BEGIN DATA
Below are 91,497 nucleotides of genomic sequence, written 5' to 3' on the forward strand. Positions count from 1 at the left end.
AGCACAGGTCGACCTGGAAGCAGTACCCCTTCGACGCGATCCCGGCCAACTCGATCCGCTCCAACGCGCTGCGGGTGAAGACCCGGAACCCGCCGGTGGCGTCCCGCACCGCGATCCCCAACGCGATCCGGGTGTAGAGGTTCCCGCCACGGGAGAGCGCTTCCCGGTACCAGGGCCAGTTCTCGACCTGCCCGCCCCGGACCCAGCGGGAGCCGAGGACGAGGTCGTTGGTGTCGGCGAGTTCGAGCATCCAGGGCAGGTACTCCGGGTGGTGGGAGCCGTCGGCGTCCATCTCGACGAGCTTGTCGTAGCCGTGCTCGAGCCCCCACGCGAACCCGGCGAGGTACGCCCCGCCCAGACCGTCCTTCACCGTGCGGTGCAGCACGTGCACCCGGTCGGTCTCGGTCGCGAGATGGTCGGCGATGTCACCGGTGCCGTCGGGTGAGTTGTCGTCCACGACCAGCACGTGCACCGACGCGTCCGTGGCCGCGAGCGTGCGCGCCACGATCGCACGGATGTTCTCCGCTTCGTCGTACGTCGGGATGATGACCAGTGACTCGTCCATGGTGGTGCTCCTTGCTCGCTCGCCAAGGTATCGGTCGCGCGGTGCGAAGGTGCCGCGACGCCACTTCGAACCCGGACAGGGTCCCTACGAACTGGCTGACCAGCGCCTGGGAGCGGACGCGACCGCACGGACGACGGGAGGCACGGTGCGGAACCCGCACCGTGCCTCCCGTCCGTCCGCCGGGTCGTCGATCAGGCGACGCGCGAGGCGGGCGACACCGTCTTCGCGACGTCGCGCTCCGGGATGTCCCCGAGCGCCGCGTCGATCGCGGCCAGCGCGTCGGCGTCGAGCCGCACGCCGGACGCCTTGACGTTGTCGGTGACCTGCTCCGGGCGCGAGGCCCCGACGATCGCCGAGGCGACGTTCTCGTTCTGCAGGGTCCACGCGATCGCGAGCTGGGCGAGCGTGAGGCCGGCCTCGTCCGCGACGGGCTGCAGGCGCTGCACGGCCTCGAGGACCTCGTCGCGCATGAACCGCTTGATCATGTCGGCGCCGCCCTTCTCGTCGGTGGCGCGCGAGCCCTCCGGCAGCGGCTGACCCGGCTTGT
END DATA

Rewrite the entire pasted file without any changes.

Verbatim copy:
Below are 91,497 nucleotides of genomic sequence, written 5' to 3' on the forward strand. Positions count from 1 at the left end.
AGCACAGGTCGACCTGGAAGCAGTACCCCTTCGACGCGATCCCGGCCAACTCGATCCGCTCCAACGCGCTGCGGGTGAAGACCCGGAACCCGCCGGTGGCGTCCCGCACCGCGATCCCCAACGCGATCCGGGTGTAGAGGTTCCCGCCACGGGAGAGCGCTTCCCGGTACCAGGGCCAGTTCTCGACCTGCCCGCCCCGGACCCAGCGGGAGCCGAGGACGAGGTCGTTGGTGTCGGCGAGTTCGAGCATCCAGGGCAGGTACTCCGGGTGGTGGGAGCCGTCGGCGTCCATCTCGACGAGCTTGTCGTAGCCGTGCTCGAGCCCCCACGCGAACCCGGCGAGGTACGCCCCGCCCAGACCGTCCTTCACCGTGCGGTGCAGCACGTGCACCCGGTCGGTCTCGGTCGCGAGATGGTCGGCGATGTCACCGGTGCCGTCGGGTGAGTTGTCGTCCACGACCAGCACGTGCACCGACGCGTCCGTGGCCGCGAGCGTGCGCGCCACGATCGCACGGATGTTCTCCGCTTCGTCGTACGTCGGGATGATGACCAGTGACTCGTCCATGGTGGTGCTCCTTGCTCGCTCGCCAAGGTATCGGTCGCGCGGTGCGAAGGTGCCGCGACGCCACTTCGAACCCGGACAGGGTCCCTACGAACTGGCTGACCAGCGCCTGGGAGCGGACGCGACCGCACGGACGACGGGAGGCACGGTGCGGAACCCGCACCGTGCCTCCCGTCCGTCCGCCGGGTCGTCGATCAGGCGACGCGCGAGGCGGGCGACACCGTCTTCGCGACGTCGCGCTCCGGGATGTCCCCGAGCGCCGCGTCGATCGCGGCCAGCGCGTCGGCGTCGAGCCGCACGCCGGACGCCTTGACGTTGTCGGTGACCTGCTCCGGGCGCGAGGCCCCGACGATCGCCGAGGCGACGTTCTCGTTCTGCAGGGTCCACGCGATCGCGAGCTGGGCGAGCGTGAGGCCGGCCTCGTCCGCGACGGGCTGCAGGCGCTGCACGGCCTCGAGGACCTCGTCGCGCATGAACCGCTTGATCATGTCGGCGCCGCCCTTCTCGTCGGTGGCGCGCGAGCCCTCCGGCAGCGGCTGACCCGGCTTGT